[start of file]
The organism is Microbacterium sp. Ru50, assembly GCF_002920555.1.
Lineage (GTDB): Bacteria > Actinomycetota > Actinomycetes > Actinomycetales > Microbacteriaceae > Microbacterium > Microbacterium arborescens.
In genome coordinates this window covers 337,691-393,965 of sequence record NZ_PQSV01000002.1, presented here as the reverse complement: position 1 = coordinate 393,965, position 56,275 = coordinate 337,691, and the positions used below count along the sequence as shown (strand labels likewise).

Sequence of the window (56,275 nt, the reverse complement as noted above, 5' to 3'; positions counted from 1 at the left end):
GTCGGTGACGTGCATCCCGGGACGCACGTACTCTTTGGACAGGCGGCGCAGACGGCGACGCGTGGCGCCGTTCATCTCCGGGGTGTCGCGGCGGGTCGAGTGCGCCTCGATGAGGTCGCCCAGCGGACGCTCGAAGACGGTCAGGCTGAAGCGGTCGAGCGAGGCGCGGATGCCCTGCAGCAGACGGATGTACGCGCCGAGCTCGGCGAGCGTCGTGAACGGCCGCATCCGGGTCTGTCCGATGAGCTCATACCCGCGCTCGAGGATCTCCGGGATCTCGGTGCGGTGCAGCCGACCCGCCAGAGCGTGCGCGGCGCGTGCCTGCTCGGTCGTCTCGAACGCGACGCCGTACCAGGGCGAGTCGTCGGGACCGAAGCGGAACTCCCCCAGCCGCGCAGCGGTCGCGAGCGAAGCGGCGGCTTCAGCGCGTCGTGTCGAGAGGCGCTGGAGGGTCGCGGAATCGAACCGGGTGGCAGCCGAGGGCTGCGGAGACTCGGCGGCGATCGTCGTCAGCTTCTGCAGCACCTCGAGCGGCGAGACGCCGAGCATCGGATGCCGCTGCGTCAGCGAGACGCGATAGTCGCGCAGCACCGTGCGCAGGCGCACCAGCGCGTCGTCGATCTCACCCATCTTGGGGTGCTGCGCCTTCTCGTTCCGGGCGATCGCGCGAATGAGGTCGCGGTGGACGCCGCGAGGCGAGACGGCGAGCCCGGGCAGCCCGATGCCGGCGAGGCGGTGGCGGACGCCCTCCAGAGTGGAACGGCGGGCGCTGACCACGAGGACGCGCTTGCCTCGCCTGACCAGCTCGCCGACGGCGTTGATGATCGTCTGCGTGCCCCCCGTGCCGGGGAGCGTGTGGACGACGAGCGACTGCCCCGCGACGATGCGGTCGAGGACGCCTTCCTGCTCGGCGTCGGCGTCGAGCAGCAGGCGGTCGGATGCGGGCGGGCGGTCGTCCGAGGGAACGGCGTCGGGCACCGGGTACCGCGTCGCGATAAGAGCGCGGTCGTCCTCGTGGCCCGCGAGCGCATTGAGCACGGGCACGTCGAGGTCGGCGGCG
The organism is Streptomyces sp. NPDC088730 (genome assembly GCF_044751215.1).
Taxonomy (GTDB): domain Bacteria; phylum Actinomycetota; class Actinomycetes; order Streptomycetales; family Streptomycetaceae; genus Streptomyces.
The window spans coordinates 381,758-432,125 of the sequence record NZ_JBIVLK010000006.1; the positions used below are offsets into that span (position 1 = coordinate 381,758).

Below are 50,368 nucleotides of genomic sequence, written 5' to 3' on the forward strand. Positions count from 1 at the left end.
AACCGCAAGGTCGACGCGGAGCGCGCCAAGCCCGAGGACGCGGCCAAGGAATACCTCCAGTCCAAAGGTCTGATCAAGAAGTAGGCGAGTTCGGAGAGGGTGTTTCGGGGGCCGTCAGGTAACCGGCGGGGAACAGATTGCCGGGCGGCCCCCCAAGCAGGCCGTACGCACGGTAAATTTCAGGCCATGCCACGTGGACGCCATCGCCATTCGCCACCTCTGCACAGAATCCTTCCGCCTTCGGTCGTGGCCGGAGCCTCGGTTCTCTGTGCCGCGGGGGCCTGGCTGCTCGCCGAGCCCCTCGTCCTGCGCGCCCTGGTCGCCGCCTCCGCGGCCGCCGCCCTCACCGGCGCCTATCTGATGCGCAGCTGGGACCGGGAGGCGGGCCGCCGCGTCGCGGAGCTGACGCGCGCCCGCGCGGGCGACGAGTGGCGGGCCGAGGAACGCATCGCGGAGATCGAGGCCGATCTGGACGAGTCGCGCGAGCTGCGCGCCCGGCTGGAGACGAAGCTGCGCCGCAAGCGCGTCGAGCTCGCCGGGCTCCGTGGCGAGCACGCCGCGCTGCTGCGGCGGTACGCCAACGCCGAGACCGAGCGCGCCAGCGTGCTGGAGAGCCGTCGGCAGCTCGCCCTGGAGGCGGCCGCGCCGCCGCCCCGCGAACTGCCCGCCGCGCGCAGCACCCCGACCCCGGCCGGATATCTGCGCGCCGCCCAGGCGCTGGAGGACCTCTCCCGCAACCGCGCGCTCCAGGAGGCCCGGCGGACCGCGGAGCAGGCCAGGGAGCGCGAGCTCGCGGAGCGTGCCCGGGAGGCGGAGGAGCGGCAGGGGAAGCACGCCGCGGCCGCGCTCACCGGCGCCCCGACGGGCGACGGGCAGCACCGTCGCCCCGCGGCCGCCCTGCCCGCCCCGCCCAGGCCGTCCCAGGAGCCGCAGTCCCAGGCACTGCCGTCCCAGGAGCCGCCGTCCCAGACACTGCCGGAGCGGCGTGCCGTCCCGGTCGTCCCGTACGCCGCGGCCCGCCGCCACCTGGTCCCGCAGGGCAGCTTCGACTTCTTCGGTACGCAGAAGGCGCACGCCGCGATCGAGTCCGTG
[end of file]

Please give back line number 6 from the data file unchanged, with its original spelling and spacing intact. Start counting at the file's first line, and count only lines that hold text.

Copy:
The organism is Streptomyces sp. NPDC088730 (genome assembly GCF_044751215.1).